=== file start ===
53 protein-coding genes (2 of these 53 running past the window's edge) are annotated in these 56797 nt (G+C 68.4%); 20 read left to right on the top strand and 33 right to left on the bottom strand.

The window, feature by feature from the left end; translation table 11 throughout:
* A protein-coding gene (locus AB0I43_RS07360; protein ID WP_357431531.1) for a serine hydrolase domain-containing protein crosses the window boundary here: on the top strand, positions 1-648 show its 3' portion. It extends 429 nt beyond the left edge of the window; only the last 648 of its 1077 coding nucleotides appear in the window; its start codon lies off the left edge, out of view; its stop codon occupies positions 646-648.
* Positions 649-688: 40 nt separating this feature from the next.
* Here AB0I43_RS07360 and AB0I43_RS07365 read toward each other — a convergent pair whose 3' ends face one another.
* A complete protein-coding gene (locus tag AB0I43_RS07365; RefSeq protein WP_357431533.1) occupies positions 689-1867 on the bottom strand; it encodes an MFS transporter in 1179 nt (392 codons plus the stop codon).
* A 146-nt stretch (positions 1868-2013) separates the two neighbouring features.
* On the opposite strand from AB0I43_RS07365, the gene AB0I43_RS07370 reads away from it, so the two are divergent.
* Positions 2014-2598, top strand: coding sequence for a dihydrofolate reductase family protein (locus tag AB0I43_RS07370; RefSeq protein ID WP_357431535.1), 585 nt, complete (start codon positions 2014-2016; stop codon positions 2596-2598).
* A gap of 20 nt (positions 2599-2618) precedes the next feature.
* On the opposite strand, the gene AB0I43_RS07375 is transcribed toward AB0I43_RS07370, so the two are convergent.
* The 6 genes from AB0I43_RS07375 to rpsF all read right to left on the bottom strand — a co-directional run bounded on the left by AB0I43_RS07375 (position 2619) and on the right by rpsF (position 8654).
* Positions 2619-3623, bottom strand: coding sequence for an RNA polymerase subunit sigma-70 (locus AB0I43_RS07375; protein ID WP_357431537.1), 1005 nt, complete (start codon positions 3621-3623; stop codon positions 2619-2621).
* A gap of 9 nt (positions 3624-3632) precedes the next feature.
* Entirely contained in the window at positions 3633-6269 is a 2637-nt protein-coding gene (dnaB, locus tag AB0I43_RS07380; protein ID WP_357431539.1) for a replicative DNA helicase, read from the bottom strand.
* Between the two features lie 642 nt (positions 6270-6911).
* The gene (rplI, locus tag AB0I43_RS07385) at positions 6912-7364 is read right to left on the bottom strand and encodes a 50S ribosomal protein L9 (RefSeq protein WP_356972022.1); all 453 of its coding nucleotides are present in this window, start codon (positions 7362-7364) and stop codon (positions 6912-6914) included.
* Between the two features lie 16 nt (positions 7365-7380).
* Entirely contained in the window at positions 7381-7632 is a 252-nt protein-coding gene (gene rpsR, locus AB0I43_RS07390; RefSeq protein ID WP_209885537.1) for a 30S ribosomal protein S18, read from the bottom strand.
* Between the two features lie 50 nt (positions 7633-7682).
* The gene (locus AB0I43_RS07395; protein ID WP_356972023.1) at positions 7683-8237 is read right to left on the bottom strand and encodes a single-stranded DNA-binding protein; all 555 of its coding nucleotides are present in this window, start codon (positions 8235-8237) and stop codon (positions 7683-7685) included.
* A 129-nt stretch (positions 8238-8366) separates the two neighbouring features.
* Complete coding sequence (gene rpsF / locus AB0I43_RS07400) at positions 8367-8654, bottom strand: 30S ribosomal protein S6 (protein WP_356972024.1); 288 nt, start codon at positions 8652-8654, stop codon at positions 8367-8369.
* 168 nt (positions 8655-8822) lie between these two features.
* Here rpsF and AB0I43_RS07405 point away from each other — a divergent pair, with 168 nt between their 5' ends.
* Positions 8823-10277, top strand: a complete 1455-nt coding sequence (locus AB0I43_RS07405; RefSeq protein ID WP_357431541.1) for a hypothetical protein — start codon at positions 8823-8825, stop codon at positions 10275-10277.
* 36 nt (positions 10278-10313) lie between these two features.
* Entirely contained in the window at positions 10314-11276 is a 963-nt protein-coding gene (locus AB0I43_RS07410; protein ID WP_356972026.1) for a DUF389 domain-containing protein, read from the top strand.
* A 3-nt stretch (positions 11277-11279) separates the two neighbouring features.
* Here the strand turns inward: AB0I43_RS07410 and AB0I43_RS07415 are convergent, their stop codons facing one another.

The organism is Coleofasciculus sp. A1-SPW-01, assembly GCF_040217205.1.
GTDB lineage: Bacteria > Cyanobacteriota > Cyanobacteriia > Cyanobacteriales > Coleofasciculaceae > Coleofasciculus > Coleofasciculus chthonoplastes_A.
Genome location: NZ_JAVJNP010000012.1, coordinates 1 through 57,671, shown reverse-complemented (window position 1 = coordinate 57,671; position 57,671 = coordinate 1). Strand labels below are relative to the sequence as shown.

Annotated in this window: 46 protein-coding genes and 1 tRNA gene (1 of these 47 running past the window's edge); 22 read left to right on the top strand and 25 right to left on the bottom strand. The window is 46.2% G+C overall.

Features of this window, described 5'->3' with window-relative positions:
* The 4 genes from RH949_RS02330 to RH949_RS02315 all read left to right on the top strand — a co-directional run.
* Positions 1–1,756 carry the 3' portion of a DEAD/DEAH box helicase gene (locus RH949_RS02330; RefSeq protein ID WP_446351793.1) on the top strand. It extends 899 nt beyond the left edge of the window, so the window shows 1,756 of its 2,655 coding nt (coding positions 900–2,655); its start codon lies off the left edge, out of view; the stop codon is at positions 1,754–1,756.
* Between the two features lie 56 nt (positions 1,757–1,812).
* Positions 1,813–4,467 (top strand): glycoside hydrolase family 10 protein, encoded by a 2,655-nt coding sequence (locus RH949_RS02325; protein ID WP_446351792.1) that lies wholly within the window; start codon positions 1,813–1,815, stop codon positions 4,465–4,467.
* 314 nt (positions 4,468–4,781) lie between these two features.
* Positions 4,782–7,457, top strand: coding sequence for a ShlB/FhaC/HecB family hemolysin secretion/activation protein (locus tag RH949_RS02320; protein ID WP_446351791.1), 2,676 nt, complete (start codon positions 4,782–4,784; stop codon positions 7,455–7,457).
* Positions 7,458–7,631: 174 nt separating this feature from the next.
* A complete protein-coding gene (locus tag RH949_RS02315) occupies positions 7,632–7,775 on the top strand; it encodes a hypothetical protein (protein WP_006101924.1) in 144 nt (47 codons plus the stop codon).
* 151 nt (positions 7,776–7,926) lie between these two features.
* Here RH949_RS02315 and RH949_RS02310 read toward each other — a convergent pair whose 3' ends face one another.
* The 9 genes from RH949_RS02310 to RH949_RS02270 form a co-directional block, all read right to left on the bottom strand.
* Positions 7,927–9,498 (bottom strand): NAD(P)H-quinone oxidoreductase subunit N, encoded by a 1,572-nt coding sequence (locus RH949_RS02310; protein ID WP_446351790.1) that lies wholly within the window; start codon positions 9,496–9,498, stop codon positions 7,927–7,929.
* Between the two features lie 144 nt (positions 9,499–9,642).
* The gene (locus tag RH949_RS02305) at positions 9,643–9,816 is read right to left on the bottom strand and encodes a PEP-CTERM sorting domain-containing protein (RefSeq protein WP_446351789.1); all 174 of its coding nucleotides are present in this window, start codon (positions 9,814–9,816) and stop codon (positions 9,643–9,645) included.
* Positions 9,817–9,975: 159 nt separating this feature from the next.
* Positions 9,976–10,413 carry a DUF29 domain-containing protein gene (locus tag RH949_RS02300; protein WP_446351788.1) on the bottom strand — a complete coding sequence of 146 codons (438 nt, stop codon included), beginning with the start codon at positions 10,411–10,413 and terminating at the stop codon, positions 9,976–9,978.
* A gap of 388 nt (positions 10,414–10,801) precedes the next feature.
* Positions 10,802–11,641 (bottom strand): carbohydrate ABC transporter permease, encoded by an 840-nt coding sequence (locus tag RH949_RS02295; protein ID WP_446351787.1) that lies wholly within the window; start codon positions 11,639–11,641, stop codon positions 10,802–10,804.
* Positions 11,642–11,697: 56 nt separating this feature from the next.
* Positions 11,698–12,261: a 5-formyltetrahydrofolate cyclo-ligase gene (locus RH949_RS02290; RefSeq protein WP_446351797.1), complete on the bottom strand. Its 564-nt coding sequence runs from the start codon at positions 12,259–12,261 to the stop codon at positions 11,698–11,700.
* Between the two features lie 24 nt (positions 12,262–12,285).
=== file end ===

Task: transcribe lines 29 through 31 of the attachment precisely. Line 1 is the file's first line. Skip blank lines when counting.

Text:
* A 3-nt stretch (positions 11277-11279) separates the two neighbouring features.
* Here the strand turns inward: AB0I43_RS07410 and AB0I43_RS07415 are convergent, their stop codons facing one another.

The organism is Coleofasciculus sp. A1-SPW-01, assembly GCF_040217205.1.